Recently I taught a class of bright-eyed, bushy-tailed PHP’ers just getting their start in the world. They haven’t done their first production application and we were working in the “safe” confines of a classroom, but there was one concept that I pounded into their heads:
Don’t Trust the Users
It may sound harsh but:
It’s not that they’re malicious, though they might be…
It’s not that they’re incompetent, though they might be…
It’s not that they’re ignorant, though they might be…
In fact, there’s absolutely nothing “wrong” with 99.9% of your users… or maybe even 99.999% of your users. But all it takes is one user with any of the above qualities combined with a poorly designed application and you’re going to have a bad day. For lack of being able to say it better, I defer to Chris Shiflett and use his phrase (with credit of course):
That’s it. If you stick to these two principles and apply them consistently and rigorously, you’ll protect yourself from the vast majority – but not all* – vulnerabilities. But there are two tips to remember:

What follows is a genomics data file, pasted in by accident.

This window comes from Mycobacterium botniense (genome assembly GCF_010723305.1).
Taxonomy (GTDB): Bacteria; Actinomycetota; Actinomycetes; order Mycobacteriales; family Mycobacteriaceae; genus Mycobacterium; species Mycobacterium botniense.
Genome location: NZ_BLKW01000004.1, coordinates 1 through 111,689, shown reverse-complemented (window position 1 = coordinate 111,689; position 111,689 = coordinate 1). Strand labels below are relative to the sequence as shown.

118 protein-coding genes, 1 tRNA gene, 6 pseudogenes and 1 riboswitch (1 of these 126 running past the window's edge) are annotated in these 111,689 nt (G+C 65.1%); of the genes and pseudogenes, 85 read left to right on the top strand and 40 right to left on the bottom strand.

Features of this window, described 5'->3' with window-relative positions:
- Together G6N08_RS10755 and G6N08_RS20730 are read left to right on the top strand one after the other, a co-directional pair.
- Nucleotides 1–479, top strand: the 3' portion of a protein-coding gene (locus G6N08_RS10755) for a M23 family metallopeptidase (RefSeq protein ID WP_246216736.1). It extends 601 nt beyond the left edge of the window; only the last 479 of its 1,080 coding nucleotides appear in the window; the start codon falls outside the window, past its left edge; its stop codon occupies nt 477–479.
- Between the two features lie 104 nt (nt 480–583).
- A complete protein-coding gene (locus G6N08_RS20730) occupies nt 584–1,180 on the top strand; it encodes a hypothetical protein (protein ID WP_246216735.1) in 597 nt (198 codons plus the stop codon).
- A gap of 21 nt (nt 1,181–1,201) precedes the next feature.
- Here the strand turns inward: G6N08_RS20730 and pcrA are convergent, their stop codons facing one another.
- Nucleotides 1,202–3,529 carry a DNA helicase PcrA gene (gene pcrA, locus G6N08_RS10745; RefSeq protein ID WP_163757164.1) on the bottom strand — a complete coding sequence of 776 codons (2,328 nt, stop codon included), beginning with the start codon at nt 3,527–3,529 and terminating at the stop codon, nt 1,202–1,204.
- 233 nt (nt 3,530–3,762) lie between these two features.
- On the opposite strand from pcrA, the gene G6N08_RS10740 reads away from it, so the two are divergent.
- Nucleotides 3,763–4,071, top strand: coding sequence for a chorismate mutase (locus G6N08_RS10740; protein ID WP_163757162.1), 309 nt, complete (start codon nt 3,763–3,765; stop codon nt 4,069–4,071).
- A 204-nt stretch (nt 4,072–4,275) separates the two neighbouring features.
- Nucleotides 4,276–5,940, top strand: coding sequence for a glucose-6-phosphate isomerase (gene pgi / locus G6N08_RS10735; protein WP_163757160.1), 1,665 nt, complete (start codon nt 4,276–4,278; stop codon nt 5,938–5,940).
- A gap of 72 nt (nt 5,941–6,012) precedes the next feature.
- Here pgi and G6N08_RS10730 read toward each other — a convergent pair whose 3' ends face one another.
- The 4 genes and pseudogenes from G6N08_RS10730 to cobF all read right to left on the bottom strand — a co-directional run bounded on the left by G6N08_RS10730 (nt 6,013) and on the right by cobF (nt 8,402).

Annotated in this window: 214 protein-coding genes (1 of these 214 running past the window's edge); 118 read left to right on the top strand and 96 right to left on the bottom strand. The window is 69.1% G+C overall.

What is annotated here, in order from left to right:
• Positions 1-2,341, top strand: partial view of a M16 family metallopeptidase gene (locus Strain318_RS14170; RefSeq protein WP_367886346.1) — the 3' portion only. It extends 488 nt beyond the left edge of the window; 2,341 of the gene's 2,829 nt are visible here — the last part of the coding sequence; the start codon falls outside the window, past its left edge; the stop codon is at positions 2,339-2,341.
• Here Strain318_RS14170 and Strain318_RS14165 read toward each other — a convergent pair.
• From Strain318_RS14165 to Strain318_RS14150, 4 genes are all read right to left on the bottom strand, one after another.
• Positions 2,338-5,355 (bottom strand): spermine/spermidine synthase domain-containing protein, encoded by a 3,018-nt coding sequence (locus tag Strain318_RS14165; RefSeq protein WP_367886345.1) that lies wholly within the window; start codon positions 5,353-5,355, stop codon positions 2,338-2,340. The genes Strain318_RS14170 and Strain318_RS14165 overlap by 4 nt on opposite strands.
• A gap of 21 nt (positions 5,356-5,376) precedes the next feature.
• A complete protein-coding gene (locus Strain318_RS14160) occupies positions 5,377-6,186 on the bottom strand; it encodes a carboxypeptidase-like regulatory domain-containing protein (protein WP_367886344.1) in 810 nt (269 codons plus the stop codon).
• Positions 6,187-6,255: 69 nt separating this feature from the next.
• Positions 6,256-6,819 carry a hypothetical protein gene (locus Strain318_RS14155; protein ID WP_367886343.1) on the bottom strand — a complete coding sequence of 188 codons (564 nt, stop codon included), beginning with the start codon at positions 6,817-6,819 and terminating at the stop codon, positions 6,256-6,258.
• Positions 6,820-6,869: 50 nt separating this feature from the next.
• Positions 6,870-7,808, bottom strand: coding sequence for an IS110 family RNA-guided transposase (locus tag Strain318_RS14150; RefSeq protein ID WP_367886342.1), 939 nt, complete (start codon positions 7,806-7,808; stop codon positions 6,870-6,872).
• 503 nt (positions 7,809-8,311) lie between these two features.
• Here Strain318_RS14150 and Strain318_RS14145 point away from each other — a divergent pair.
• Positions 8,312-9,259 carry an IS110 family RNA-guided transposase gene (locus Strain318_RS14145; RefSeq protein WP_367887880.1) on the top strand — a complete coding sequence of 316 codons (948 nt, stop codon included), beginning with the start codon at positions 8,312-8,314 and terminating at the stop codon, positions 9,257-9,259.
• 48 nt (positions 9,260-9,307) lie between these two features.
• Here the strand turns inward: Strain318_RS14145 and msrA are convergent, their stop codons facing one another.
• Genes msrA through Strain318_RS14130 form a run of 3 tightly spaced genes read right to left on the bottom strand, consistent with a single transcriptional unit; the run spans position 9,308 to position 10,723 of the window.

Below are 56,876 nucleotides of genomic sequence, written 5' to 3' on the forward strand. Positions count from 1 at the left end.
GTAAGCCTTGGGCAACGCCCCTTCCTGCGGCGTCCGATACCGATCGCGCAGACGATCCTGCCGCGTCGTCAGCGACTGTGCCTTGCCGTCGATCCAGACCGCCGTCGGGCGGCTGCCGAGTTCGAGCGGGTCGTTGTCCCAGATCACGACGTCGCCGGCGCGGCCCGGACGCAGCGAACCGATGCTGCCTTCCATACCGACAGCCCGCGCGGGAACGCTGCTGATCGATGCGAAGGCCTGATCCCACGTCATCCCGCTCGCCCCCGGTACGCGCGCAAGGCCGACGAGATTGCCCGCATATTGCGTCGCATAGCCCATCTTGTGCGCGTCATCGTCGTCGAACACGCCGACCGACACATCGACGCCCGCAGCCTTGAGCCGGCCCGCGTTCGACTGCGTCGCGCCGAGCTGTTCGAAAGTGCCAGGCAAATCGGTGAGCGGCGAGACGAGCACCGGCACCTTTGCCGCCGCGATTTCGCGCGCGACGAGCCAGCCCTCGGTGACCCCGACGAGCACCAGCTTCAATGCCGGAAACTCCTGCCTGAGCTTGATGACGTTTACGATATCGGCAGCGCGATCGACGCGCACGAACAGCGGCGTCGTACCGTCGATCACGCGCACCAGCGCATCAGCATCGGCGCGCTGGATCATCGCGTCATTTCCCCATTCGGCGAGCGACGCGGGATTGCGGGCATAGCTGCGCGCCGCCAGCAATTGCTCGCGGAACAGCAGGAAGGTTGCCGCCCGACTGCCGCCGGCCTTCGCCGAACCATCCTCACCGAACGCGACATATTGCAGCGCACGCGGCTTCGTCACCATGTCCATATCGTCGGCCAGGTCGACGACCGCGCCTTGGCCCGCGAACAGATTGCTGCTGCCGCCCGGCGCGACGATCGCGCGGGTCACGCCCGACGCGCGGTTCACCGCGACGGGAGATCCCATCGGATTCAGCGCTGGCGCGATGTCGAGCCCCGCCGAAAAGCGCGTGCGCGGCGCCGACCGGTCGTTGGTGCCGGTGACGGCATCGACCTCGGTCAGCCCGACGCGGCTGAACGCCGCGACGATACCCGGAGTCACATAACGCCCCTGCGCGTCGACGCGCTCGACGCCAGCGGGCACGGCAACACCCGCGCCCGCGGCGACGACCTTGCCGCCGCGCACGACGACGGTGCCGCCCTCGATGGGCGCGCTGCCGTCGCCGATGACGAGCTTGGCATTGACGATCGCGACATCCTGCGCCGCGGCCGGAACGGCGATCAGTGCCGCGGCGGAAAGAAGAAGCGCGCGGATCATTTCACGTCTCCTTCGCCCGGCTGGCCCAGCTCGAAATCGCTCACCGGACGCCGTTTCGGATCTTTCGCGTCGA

Be sure to identify what is provided by the user and what is not. Most people know of form entries and anything on the url, but many people forget that PHP_SELF is not safe.
On the other side, be sure you understand what “output” means. Everyone thinks of the webpage first and some stop there. Odds are you have a variety of other output sources such as email, reporting tools (even pdf), logging tools, and even various Web Services or APIs. Output is more than what gets displayed to a user.
* Unfortunately, the only way to make a site truly and 100% secure is to remove anything remotely interactive – forums, blogs, email forms, comments, logins, ecommerce, etc, etc – which makes for a pretty boring site.